"Period piece of 1920's starring Roger Clapp and Dorothy Stebbins." Northeast Historic Film.
"Supernatural thriller made by a teenage girl." Filmpreservation.org
"15 year old Mary is bored. With her parents permission she writes her chum Martha to come for summer vacation and they will make a movie. In the meantime two convicts escape from the nearby prison. To frighten the girls away the convicts decide to play ghosts. Film ends with posse, capture and hand colored inferno." Oregon Historical Society.
"British cine amateur Donald S. James aided by Maureen Cottle has produced a tightly-knit comedy depicting three methods of capturing a burglar. In each episode, the same burglar enters the same home, but in each case, different methods are taken by the householders to effect his capture. The low key lighting is very effective and good editing has resulted in very professional results on the screen. Narration and sound effects on the recorded track round out the superior treatment of this better than average amateur effort." American Cinematographer, May. 1951, 192.
"The story is a burlesque of the anti social activities of a vice ring. The film contains some excellent interior lighting and is remarkably well edited." Movie Makers, April 1931, 224.
Horror film involving a family, a lodger, and the lodger's spiders.
"King Bookie: John Cowart set himself a tremendous goal in undertaking the production of this dramatic film, which has to do with bank robbers. But thanks to his zeal, his all around ability in movie making, the sincerity and cooperation of his amateur cast, and the cooperation of local merchants who happily contributed the use of their business establishments for locations, he has turned out a highly creditable production. The picture opens with a girl, unwittingly involved in the robbery, relating to an attorney events of the story which is pictured in retrospect. King Bookie is an underworld character who plots the crime, involves several others, some of whom meet death by his gun when the proceeds are retrieved from one gang member who sought to double-cross King Bookie. Narration, dialogue and musical score are a commendable effort of sound-on-film recording." American Cinematographer, May. 1951, 190.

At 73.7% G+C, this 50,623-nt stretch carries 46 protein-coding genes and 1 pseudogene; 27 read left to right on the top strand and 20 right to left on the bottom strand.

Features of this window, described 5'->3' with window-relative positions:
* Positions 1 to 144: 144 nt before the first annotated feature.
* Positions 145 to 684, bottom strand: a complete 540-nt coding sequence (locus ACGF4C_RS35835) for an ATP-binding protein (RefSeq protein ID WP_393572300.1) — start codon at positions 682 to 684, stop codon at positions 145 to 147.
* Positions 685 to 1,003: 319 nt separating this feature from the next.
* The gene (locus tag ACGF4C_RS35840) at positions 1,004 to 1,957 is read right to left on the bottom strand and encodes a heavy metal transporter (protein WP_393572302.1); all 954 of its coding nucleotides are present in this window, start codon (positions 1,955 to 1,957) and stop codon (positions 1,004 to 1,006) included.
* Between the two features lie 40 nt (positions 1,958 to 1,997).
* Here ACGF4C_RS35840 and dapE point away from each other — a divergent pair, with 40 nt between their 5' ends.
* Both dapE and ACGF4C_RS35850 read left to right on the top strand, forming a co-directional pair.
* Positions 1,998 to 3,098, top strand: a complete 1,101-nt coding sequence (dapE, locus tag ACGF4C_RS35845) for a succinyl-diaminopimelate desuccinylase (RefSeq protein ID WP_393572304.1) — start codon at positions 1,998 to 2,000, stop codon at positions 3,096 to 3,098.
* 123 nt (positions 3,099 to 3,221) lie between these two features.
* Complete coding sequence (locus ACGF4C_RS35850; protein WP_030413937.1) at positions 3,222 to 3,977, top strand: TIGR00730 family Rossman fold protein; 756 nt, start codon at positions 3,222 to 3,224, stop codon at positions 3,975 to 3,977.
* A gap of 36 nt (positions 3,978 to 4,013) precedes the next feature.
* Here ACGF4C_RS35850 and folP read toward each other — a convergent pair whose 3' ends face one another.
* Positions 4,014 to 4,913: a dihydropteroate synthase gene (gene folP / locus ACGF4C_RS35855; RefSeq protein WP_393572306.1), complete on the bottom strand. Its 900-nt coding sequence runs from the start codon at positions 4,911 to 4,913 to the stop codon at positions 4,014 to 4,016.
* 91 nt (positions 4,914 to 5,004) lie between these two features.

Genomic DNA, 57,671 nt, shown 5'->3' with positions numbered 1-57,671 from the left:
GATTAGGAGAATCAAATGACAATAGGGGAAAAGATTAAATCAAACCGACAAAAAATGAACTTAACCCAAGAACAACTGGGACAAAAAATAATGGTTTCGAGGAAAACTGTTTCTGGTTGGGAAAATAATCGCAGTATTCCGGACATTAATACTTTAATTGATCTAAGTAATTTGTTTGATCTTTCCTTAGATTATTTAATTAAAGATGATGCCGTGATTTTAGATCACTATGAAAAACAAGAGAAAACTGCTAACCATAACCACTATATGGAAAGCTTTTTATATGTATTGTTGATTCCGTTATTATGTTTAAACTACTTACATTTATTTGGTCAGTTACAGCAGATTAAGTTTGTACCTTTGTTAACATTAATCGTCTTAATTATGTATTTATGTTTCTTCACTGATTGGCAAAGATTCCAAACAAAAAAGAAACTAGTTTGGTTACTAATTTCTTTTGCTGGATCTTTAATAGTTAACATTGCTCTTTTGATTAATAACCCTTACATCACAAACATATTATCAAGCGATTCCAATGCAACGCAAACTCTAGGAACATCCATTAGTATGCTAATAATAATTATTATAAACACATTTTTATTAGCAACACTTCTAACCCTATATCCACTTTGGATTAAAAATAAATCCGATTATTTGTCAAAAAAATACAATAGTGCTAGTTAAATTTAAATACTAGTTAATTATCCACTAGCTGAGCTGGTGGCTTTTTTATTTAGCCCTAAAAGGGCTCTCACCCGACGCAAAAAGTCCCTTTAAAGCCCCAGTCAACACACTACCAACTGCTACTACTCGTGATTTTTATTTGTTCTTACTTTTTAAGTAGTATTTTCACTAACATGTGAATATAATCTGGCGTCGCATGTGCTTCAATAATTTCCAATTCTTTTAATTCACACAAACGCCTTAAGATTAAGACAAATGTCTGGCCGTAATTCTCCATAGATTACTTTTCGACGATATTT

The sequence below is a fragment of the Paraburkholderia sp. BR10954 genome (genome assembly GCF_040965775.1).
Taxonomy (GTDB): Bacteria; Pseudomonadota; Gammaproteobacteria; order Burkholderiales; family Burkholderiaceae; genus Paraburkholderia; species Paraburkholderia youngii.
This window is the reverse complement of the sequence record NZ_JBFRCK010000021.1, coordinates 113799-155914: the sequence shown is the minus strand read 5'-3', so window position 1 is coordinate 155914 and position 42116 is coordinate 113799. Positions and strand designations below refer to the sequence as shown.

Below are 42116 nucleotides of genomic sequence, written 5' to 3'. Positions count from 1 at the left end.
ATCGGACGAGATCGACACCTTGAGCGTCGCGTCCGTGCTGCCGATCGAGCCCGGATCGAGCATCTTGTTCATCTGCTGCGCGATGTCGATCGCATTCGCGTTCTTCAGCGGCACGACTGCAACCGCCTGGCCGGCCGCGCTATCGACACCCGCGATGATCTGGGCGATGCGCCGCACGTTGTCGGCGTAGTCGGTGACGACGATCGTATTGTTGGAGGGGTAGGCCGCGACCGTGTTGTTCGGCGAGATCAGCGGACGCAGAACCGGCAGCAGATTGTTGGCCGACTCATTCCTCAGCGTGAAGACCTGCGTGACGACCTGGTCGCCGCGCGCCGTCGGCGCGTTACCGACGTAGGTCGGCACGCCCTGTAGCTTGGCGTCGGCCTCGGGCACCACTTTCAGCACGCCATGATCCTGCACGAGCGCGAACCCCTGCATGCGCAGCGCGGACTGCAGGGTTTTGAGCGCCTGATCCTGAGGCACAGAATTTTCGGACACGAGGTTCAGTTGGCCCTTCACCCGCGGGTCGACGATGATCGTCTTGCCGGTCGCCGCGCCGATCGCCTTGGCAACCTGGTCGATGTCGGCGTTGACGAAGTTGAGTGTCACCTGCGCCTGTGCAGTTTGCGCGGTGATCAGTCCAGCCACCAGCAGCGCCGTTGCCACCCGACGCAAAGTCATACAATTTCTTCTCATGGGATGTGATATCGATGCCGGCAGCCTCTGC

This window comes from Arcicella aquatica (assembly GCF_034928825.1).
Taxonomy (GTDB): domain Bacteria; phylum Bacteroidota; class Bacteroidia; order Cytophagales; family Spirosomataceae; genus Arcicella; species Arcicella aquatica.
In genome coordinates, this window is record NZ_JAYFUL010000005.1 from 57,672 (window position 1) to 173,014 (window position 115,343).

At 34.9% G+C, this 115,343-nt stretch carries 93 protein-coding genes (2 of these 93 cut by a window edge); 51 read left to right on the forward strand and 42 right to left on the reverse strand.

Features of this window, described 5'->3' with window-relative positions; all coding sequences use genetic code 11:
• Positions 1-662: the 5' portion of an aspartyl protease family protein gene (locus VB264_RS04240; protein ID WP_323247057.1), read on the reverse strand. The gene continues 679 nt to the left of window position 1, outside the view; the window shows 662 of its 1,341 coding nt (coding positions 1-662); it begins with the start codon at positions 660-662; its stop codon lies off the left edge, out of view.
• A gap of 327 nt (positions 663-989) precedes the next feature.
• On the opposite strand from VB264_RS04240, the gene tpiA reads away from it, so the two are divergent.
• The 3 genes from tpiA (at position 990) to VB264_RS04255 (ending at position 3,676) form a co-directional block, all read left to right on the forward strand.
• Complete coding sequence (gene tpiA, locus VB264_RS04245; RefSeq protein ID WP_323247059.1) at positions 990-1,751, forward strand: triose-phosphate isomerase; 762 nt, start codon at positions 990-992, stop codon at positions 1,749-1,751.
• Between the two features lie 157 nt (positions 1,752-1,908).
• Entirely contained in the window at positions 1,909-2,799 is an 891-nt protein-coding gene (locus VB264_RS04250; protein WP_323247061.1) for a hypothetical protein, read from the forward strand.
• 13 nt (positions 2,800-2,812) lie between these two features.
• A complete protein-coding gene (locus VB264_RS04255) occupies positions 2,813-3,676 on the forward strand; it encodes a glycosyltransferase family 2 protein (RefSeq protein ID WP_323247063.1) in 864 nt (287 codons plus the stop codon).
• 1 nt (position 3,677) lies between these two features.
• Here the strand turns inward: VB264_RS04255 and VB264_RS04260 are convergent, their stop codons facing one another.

"Already well in the forefront of contemporary photoplay producers, Charles J. Carbonaro has taken a marked step onward in his current comedy, Little Sherlock. Simply planned yet smoothly integrated, this new production tells a delightful tale of the precocious daughter of a photographer, who was always "helping" father. How, during a surprise robbery of their home, she records the crux of the event with Daddy's amateur movie camera provides a denouement which is both satisfying and successful. In Little Sherlock, Mr. Carbonaro has more than maintained the suave lighting and impeccable technical standards for which his work is known; he now wins new honors with a display of genuine talent for light comedy direction. To both of these credits must be added praise for his own acting of the busy cameraman and for the portrayal of the eager apprentice by his own daughter, Alice." Movie Makers, Dec. 1937, 603.
"The Toronto Movie club has cast several of its members in a comedy involving the boss, his daughter, and two bond sales-men. The usual conflicts-the daughter's choice finds some difficulty with her father. And there are two gunmen looking for easy money. A different touch of the old story, well paced, with a fine cast who move about with comic realism" PSA Journal, Nov. 1958, 46.
David Bradley's amateur feature film adaptation of Charles Dickens's Oliver Twist.
An ailing man sends his daughter to investigate a failing gold mine. With the assistance of a love interest she meets along the way, the woman fights the corruption and danger she encounters at the mine.
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